It’s been nearly three months since Walmart first announced it would amend payment terms and charge storage fees to roughly 10,000 of its suppliers and now some vendors are demanding a better deal.
Two big suppliers with well-known brands told Bloomberg that they have refused to accept the terms and plan to use their size as leverage to negotiate.
The world’s largest retailer laid out the conditions in June, citing a need to bring “consistency to the collection of allowances related to the growth of our business and suppliers’ use of the Walmart supply network.” But some vendors have viewed it as a way for the company to offset the cost of increasing wages for more than 100,000 of its workers.
The fees outlined in the contract are common in the retail industry but while Walmart has charged similar tolls to some suppliers in the past, it wasn’t a uniform practice. The biggest change under the new terms would be the handling charge the retailer is requiring for use of its distribution centers, while the new payment schedule will be determined by how quickly a supplier’s inventory moves.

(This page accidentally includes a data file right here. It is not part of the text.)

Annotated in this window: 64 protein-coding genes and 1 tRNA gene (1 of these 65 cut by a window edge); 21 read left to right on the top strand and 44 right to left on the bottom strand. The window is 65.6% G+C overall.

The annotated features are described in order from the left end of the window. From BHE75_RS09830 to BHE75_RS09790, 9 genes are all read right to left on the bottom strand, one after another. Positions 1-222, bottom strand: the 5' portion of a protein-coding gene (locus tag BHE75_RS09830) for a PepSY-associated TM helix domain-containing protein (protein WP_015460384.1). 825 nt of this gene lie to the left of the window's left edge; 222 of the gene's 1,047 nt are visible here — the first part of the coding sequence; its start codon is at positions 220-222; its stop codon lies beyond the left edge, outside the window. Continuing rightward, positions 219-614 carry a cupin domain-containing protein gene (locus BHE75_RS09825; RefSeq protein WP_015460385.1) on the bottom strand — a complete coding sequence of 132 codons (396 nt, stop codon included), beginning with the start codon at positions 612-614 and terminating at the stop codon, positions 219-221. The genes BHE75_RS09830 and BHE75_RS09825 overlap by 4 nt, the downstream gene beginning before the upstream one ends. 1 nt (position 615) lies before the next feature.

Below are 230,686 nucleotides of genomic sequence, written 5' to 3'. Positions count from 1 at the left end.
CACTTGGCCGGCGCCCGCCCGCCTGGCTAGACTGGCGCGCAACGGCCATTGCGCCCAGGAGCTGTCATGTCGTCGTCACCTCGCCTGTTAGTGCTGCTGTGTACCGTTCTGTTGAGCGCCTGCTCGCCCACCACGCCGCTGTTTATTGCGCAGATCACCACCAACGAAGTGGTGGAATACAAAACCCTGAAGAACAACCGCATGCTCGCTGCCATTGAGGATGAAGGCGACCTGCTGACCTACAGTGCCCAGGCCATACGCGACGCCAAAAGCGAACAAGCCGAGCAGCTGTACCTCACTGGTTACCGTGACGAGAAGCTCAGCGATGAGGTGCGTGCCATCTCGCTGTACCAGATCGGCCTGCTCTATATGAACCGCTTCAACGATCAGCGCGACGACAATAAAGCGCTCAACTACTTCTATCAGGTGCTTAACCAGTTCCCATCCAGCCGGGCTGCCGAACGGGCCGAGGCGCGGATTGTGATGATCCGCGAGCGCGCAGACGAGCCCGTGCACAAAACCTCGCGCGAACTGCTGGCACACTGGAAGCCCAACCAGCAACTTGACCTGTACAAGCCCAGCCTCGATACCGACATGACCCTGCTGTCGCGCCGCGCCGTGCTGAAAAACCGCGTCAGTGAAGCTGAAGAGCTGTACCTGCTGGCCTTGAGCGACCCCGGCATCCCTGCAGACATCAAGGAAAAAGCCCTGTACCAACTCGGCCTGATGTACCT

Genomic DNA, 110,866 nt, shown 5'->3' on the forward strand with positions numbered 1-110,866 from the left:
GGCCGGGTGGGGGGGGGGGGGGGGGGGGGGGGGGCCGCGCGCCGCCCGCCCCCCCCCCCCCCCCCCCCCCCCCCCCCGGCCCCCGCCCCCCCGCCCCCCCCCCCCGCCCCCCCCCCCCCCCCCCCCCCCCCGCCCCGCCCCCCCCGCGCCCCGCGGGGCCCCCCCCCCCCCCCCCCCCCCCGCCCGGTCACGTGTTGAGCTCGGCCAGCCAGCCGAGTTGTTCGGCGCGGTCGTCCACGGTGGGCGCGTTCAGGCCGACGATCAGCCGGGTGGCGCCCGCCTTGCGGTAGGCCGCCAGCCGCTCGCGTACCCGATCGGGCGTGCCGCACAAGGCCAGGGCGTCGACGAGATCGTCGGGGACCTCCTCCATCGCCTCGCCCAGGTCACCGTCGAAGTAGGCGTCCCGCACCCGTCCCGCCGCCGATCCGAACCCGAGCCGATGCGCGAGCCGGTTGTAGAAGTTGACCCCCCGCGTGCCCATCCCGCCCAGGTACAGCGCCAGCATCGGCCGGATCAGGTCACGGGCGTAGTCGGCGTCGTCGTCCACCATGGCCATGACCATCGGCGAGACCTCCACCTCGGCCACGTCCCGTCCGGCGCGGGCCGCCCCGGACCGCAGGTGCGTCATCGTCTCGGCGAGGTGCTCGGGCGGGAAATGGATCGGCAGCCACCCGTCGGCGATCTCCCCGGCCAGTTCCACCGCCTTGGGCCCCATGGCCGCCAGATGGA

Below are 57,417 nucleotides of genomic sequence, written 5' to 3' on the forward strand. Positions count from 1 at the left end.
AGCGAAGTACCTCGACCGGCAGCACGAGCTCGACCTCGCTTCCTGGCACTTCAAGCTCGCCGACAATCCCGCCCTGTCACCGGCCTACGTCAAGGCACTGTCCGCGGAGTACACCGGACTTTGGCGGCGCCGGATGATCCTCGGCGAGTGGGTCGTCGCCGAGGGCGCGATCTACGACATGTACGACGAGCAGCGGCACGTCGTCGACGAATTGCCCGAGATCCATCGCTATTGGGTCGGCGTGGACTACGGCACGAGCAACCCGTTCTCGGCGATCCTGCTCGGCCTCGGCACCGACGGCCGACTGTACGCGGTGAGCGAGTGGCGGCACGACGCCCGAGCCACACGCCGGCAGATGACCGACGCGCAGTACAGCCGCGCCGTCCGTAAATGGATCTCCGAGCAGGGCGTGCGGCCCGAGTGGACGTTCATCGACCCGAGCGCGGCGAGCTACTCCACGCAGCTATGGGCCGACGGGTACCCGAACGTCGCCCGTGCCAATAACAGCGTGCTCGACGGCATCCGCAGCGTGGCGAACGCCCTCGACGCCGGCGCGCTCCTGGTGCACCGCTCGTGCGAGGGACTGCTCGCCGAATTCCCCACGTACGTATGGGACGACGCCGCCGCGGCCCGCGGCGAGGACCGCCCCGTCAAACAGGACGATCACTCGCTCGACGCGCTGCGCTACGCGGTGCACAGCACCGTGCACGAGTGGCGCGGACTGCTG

According to Leon Nicholas, a senior vice president at Kantar Retail, which advises dozens of Walmart suppliers, “What is so shocking this round is that they are being aggressive not in asking suppliers to take costs out of the system so the supplier can lower prices, but instead adding cost into the system. It looks as though they are trying to have it both ways and trying to pad their own margins where they are facing cost pressure.”
Walmart reported worse-than-expected quarterly results in August and lowered its full-year forecast as net profit fell from $3.92 billion to $3.48 billion for the three months ended July 31.